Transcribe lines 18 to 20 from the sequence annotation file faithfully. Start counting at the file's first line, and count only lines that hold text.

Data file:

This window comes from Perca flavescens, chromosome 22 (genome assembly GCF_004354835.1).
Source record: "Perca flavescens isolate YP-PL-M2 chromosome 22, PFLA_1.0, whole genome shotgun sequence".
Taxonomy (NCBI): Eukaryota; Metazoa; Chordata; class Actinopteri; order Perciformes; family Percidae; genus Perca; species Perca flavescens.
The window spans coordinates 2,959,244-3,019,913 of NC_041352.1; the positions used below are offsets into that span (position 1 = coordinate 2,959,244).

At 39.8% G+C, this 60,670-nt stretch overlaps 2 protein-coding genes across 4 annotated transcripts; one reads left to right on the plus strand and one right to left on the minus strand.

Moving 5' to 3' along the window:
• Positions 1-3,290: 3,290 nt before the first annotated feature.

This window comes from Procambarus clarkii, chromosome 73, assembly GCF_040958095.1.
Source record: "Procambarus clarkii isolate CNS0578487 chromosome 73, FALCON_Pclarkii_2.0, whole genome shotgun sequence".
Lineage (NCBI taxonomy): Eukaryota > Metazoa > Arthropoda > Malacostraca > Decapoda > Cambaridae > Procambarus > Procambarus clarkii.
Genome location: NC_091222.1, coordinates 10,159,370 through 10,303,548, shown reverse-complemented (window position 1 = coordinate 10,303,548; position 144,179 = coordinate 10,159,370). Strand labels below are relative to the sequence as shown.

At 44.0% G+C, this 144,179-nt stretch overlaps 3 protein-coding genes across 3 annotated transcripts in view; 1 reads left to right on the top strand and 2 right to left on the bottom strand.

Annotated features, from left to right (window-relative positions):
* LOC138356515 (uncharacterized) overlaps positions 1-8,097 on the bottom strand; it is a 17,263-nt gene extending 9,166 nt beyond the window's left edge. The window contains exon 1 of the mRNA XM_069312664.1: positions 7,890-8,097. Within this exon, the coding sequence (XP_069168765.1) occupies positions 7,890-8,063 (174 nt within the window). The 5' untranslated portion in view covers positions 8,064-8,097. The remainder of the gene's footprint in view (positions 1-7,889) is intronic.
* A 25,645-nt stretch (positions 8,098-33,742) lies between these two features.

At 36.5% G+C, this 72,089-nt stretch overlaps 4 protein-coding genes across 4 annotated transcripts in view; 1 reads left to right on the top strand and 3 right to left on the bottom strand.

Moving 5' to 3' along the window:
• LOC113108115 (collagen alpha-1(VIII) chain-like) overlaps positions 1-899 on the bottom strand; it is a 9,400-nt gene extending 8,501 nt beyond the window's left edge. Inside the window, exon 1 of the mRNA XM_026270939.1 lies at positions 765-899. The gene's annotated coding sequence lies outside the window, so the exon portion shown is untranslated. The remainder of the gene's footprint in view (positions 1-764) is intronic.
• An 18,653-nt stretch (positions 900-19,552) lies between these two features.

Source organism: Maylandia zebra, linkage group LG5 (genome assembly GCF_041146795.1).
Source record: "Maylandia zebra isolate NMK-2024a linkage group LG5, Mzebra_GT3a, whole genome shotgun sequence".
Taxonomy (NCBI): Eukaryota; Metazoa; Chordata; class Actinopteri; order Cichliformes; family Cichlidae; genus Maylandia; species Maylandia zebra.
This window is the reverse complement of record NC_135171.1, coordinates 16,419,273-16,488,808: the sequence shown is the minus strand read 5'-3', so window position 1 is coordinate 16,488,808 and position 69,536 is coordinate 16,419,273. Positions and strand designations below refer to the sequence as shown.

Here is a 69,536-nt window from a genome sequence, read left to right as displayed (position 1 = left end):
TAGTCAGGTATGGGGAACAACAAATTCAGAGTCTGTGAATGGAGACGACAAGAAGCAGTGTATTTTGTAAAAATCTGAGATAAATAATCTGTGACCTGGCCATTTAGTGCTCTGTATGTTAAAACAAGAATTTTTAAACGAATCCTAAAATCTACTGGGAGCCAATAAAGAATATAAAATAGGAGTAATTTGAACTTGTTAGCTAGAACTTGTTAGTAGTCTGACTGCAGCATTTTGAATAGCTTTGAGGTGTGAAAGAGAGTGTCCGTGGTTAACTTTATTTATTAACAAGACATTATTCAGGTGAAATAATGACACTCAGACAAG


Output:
• LOC113108115 (collagen alpha-1(VIII) chain-like) overlaps positions 1-899 on the bottom strand; it is a 9,400-nt gene extending 8,501 nt beyond the window's left edge. Inside the window, exon 1 of the mRNA XM_026270939.1 lies at positions 765-899. The gene's annotated coding sequence lies outside the window, so the exon portion shown is untranslated. The remainder of the gene's footprint in view (positions 1-764) is intronic.
• An 18,653-nt stretch (positions 900-19,552) lies between these two features.

Source organism: Maylandia zebra, linkage group LG5 (genome assembly GCF_041146795.1).